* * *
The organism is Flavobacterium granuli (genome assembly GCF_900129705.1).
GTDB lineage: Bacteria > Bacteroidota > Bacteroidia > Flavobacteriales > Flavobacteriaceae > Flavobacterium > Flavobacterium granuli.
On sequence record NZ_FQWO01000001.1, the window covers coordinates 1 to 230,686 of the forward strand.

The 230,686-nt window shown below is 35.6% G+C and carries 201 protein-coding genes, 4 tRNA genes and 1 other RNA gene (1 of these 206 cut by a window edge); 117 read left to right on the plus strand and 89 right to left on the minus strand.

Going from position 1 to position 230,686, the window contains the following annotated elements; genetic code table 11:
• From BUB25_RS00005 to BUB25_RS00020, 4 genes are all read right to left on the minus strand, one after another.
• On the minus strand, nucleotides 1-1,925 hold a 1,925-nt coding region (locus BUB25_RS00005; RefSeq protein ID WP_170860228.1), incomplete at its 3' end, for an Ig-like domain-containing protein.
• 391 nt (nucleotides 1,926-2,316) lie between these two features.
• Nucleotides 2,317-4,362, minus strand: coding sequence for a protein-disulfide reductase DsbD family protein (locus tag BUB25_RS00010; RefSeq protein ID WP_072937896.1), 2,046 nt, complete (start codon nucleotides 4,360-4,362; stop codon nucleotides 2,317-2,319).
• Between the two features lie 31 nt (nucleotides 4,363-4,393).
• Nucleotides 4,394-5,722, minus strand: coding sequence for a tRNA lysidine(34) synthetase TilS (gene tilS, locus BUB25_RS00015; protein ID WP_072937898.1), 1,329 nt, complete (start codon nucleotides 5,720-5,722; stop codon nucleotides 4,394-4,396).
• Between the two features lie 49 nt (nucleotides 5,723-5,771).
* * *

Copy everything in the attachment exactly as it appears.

The organism is Flavobacterium granuli (genome assembly GCF_900129705.1).
GTDB lineage: Bacteria > Bacteroidota > Bacteroidia > Flavobacteriales > Flavobacteriaceae > Flavobacterium > Flavobacterium granuli.
On sequence record NZ_FQWO01000001.1, the window covers coordinates 1 to 230,686 of the forward strand.

The 230,686-nt window shown below is 35.6% G+C and carries 201 protein-coding genes, 4 tRNA genes and 1 other RNA gene (1 of these 206 cut by a window edge); 117 read left to right on the plus strand and 89 right to left on the minus strand.

Going from position 1 to position 230,686, the window contains the following annotated elements; genetic code table 11:
• From BUB25_RS00005 to BUB25_RS00020, 4 genes are all read right to left on the minus strand, one after another.
• On the minus strand, nucleotides 1-1,925 hold a 1,925-nt coding region (locus BUB25_RS00005; RefSeq protein ID WP_170860228.1), incomplete at its 3' end, for an Ig-like domain-containing protein.
• 391 nt (nucleotides 1,926-2,316) lie between these two features.
• Nucleotides 2,317-4,362, minus strand: coding sequence for a protein-disulfide reductase DsbD family protein (locus tag BUB25_RS00010; RefSeq protein ID WP_072937896.1), 2,046 nt, complete (start codon nucleotides 4,360-4,362; stop codon nucleotides 2,317-2,319).
• Between the two features lie 31 nt (nucleotides 4,363-4,393).
• Nucleotides 4,394-5,722, minus strand: coding sequence for a tRNA lysidine(34) synthetase TilS (gene tilS, locus BUB25_RS00015; protein ID WP_072937898.1), 1,329 nt, complete (start codon nucleotides 5,720-5,722; stop codon nucleotides 4,394-4,396).
• Between the two features lie 49 nt (nucleotides 5,723-5,771).